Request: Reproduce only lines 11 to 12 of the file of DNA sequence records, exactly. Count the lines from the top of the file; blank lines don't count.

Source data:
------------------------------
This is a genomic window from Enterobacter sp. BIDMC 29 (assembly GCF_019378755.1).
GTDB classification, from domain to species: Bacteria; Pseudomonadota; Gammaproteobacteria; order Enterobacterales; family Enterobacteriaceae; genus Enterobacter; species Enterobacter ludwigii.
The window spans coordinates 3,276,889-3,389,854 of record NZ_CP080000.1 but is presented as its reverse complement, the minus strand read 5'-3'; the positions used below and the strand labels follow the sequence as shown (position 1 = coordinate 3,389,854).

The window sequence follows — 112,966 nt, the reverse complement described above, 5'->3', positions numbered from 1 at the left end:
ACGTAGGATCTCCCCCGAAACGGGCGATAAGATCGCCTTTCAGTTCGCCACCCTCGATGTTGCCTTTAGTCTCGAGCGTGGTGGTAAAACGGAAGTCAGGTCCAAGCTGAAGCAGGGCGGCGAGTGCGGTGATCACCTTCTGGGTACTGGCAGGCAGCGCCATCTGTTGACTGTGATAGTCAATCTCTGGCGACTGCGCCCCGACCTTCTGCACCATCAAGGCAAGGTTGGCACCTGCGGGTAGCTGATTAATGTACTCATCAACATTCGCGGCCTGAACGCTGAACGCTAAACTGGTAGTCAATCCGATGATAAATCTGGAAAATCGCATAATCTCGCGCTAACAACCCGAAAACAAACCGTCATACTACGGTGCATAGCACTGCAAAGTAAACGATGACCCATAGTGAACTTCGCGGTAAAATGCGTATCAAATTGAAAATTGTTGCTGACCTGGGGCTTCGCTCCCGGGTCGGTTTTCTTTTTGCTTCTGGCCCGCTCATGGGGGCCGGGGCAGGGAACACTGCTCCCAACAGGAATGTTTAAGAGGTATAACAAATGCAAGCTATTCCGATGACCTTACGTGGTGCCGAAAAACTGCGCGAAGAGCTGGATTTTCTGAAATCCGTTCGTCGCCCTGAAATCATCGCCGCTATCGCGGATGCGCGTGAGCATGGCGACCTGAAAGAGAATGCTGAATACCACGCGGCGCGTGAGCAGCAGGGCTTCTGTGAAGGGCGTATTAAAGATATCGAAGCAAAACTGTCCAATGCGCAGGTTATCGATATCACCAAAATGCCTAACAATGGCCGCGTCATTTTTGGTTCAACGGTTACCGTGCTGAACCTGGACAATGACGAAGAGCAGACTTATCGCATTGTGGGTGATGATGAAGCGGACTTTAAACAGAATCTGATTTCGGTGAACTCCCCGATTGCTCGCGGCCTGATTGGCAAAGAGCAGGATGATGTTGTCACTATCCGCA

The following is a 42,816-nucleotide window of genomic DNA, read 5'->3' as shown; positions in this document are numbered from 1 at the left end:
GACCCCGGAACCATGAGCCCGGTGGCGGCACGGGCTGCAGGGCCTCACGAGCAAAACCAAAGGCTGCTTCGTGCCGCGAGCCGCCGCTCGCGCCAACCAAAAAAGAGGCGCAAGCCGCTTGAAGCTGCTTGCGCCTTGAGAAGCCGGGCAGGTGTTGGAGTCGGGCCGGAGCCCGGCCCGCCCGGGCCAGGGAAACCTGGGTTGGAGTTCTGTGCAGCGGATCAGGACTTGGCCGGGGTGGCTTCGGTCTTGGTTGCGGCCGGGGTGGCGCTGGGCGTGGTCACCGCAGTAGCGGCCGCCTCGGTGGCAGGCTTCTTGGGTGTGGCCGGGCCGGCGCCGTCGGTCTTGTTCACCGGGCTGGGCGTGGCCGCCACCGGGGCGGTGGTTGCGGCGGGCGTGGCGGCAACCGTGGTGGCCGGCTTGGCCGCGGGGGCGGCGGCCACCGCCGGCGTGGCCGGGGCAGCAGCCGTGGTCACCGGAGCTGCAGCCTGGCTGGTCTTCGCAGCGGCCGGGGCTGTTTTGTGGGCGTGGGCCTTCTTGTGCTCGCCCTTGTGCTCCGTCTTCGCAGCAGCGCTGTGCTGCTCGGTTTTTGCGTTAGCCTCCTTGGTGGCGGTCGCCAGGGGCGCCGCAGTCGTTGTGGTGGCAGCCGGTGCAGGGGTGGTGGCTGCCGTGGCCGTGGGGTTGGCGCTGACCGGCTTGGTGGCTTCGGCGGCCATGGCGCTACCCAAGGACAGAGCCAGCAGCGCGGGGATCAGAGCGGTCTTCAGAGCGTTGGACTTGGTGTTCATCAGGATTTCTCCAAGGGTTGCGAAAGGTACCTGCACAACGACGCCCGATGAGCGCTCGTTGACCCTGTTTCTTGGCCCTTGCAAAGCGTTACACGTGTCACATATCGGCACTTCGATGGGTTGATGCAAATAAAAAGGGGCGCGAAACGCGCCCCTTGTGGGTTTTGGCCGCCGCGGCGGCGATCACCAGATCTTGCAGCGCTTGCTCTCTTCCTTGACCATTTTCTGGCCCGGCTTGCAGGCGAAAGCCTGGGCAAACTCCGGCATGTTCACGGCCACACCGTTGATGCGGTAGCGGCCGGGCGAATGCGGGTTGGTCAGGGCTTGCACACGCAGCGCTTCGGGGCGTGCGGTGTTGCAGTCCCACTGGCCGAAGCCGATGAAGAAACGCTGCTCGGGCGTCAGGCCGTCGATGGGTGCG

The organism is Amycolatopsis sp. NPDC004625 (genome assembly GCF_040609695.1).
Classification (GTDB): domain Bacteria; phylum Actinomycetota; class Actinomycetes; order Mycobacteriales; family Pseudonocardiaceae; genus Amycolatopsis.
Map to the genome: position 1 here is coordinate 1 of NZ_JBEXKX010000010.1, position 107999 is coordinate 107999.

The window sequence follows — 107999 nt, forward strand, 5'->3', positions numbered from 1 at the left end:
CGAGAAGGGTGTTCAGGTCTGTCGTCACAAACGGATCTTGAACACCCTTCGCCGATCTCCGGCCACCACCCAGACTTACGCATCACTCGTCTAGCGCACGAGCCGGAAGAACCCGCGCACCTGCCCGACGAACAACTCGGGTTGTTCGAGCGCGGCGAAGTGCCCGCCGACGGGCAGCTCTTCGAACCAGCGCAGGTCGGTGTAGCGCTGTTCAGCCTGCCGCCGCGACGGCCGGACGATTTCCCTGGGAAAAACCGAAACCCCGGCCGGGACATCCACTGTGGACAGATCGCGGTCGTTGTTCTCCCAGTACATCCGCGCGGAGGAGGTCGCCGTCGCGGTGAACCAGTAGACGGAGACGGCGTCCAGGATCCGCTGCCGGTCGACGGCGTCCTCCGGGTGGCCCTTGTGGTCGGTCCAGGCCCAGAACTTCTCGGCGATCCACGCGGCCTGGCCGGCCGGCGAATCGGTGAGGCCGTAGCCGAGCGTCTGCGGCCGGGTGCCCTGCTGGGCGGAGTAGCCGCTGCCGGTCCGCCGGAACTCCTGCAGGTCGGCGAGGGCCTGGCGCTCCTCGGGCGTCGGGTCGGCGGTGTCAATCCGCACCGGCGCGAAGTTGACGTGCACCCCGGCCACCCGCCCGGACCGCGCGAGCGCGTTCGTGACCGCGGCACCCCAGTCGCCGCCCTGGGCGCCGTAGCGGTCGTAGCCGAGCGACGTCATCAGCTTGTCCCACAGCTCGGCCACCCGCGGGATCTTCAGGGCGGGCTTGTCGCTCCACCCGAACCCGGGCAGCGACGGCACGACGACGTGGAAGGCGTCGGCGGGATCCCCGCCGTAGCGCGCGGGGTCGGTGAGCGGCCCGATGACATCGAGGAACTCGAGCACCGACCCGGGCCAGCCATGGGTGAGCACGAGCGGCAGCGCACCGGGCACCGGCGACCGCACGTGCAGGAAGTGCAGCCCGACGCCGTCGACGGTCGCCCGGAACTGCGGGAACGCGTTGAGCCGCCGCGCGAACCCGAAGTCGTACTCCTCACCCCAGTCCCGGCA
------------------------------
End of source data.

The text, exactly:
The window sequence follows — 107999 nt, forward strand, 5'->3', positions numbered from 1 at the left end:
CGAGAAGGGTGTTCAGGTCTGTCGTCACAAACGGATCTTGAACACCCTTCGCCGATCTCCGGCCACCACCCAGACTTACGCATCACTCGTCTAGCGCACGAGCCGGAAGAACCCGCGCACCTGCCCGACGAACAACTCGGGTTGTTCGAGCGCGGCGAAGTGCCCGCCGACGGGCAGCTCTTCGAACCAGCGCAGGTCGGTGTAGCGCTGTTCAGCCTGCCGCCGCGACGGCCGGACGATTTCCCTGGGAAAAACCGAAACCCCGGCCGGGACATCCACTGTGGACAGATCGCGGTCGTTGTTCTCCCAGTACATCCGCGCGGAGGAGGTCGCCGTCGCGGTGAACCAGTAGACGGAGACGGCGTCCAGGATCCGCTGCCGGTCGACGGCGTCCTCCGGGTGGCCCTTGTGGTCGGTCCAGGCCCAGAACTTCTCGGCGATCCACGCGGCCTGGCCGGCCGGCGAATCGGTGAGGCCGTAGCCGAGCGTCTGCGGCCGGGTGCCCTGCTGGGCGGAGTAGCCGCTGCCGGTCCGCCGGAACTCCTGCAGGTCGGCGAGGGCCTGGCGCTCCTCGGGCGTCGGGTCGGCGGTGTCAATCCGCACCGGCGCGAAGTTGACGTGCACCCCGGCCACCCGCCCGGACCGCGCGAGCGCGTTCGTGACCGCGGCACCCCAGTCGCCGCCCTGGGCGCCGTAGCGGTCGTAGCCGAGCGACGTCATCAGCTTGTCCCACAGCTCGGCCACCCGCGGGATCTTCAGGGCGGGCTTGTCGCTCCACCCGAACCCGGGCAGCGACGGCACGACGACGTGGAAGGCGTCGGCGGGATCCCCGCCGTAGCGCGCGGGGTCGGTGAGCGGCCCGATGACATCGAGGAACTCGAGCACCGACCCGGGCCAGCCATGGGTGAGCACGAGCGGCAGCGCACCGGGCACCGGCGACCGCACGTGCAGGAAGTGCAGCCCGACGCCGTCGACGGTCGCCCGGAACTGCGGGAACGCGTTGAGCCGCCGCGCGAACCCGAAGTCGTACTCCTCACCCCAGTCCCGGCA